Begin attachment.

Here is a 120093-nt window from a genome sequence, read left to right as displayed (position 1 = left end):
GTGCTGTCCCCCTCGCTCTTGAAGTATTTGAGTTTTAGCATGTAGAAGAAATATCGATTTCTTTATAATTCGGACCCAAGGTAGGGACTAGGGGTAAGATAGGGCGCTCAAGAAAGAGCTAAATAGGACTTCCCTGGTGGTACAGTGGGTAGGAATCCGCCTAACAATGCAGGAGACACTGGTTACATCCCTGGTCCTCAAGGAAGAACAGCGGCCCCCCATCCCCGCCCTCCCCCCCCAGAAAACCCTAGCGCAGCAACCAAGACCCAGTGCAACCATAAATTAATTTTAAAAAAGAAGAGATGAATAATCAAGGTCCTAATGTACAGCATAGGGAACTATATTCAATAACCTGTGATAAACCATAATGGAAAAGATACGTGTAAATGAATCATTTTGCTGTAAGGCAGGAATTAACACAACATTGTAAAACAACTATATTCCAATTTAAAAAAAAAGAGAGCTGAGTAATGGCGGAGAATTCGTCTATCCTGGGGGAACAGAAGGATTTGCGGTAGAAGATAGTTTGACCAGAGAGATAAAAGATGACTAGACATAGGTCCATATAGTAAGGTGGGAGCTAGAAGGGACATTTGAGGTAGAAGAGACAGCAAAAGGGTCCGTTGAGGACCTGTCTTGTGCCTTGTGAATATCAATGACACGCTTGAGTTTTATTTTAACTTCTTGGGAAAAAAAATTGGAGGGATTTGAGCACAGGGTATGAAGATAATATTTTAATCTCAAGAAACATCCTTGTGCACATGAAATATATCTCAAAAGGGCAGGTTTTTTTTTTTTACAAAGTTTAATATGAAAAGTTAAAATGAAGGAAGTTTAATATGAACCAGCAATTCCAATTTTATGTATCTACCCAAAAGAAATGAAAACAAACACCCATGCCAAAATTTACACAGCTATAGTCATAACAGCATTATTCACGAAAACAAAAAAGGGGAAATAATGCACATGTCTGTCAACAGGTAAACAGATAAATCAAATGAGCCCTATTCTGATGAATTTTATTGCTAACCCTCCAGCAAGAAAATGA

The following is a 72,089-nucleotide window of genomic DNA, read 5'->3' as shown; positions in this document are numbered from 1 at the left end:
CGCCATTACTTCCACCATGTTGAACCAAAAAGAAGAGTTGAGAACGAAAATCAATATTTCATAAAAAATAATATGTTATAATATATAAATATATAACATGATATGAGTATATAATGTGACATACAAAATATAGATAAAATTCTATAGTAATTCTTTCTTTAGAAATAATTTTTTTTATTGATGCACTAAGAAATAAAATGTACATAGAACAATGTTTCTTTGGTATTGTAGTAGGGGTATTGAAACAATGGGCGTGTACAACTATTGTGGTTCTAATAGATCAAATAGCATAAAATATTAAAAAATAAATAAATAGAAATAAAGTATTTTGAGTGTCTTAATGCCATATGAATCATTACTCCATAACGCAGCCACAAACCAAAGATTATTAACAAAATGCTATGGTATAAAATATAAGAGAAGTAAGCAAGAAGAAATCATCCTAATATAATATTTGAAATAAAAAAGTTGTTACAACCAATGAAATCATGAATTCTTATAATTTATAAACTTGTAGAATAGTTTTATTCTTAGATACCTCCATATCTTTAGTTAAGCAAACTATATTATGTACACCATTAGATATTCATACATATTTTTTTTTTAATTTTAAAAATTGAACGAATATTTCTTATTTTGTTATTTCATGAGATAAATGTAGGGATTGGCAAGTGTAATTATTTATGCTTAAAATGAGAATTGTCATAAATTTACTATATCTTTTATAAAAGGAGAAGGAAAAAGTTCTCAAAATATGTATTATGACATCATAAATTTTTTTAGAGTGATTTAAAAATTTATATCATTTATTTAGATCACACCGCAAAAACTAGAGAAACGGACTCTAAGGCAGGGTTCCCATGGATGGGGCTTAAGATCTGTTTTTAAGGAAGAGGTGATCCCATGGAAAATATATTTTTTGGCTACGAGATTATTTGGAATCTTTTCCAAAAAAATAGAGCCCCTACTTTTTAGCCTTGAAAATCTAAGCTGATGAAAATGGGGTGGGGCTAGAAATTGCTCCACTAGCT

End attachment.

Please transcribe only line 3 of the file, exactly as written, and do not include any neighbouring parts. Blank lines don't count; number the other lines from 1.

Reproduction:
The following is a 72,089-nucleotide window of genomic DNA, read 5'->3' as shown; positions in this document are numbered from 1 at the left end: